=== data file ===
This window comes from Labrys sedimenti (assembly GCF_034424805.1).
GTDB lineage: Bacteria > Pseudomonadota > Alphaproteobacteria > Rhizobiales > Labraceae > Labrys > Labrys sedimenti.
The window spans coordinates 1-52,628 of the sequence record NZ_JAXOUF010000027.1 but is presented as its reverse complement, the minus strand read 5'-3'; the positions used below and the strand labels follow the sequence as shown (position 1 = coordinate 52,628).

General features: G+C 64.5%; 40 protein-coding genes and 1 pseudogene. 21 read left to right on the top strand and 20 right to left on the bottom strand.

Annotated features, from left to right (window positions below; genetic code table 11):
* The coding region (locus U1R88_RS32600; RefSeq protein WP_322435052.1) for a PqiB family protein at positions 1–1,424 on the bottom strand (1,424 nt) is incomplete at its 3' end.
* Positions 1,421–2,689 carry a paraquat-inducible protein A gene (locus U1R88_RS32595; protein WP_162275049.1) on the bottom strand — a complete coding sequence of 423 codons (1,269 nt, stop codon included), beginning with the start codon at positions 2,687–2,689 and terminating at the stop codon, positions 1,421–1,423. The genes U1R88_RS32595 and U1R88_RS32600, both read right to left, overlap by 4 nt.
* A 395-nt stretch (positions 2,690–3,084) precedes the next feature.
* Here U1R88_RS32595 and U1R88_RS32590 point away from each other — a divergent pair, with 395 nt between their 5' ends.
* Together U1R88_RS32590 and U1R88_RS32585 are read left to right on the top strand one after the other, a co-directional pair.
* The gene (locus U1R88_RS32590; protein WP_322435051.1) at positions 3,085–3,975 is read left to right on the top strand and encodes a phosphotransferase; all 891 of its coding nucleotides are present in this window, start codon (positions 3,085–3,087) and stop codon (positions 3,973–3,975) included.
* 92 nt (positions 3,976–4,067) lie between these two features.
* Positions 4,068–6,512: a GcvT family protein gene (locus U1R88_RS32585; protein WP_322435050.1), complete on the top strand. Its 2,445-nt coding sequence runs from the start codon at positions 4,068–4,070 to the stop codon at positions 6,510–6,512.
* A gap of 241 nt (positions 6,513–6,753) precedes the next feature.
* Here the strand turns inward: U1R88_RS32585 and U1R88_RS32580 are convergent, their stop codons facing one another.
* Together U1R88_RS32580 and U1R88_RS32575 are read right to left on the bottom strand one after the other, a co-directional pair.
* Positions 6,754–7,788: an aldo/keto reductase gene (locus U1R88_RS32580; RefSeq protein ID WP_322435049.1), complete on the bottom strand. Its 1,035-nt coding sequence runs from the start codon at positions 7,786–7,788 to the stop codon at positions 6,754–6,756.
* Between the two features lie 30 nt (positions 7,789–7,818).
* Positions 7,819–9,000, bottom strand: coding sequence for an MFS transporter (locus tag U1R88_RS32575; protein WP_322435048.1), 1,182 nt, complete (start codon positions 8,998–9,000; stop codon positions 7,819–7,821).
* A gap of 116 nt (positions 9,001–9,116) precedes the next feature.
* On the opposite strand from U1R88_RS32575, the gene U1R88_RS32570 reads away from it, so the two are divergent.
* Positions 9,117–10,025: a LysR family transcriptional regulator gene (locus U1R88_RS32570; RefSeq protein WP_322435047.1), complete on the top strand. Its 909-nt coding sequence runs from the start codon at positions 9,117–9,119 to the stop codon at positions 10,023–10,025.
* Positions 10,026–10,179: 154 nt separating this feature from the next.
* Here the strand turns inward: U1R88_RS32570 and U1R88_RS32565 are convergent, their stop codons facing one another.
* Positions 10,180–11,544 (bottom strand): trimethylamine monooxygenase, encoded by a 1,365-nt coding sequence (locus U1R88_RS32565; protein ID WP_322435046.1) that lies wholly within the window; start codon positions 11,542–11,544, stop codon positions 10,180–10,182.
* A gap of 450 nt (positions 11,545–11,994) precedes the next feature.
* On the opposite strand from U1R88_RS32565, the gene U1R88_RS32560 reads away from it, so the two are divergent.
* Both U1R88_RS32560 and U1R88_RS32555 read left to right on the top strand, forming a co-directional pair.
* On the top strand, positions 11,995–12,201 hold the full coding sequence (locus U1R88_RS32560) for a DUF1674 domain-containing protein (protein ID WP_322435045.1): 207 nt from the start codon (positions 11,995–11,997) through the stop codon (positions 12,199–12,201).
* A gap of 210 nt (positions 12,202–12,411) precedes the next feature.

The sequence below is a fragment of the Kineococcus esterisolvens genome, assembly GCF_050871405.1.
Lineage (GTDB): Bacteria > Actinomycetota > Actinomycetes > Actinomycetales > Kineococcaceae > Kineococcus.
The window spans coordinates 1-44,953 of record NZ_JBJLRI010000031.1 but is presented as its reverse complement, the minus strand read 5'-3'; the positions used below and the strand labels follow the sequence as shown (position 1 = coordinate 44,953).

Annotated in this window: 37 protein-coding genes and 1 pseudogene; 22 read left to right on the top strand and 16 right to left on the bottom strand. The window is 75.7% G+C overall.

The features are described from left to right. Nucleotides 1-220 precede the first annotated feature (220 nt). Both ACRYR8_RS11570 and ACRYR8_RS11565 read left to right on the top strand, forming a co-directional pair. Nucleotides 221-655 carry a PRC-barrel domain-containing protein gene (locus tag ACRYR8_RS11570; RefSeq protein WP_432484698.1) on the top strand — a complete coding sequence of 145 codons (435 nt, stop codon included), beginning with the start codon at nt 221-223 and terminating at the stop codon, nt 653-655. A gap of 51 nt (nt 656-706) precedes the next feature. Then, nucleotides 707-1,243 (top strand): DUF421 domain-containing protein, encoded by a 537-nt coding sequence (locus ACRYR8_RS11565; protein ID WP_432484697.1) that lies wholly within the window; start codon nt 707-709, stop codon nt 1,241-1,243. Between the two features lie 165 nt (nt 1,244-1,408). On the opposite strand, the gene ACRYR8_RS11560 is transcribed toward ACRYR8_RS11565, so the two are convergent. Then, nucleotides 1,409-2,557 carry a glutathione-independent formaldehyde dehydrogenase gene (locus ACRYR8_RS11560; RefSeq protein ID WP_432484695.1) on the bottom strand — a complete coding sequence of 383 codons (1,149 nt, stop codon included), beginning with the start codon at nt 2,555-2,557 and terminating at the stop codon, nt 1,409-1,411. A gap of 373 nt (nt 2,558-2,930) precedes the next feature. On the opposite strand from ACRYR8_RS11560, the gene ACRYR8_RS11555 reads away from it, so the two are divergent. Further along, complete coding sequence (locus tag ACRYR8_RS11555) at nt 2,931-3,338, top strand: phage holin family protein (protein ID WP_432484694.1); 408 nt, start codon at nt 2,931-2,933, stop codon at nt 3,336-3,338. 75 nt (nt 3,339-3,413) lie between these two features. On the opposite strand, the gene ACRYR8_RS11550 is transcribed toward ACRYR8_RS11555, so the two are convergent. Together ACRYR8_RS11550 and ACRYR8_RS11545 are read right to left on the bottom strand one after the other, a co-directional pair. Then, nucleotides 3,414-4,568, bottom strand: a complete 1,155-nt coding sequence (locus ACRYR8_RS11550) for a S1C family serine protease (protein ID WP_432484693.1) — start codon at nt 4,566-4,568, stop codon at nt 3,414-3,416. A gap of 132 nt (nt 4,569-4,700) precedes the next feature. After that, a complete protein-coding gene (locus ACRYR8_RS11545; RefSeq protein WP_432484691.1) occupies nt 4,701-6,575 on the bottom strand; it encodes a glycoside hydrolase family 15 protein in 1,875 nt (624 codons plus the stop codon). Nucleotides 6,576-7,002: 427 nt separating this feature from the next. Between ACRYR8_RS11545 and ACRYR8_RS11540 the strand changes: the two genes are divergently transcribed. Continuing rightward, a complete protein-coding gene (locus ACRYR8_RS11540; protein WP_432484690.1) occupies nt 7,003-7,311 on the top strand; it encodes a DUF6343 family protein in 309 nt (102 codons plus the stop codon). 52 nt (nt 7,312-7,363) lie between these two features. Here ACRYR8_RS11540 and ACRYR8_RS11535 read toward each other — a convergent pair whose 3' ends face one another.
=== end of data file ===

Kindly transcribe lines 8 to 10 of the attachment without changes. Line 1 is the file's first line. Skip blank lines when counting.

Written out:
* A 395-nt stretch (positions 2,690–3,084) precedes the next feature.
* Here U1R88_RS32595 and U1R88_RS32590 point away from each other — a divergent pair, with 395 nt between their 5' ends.
* Together U1R88_RS32590 and U1R88_RS32585 are read left to right on the top strand one after the other, a co-directional pair.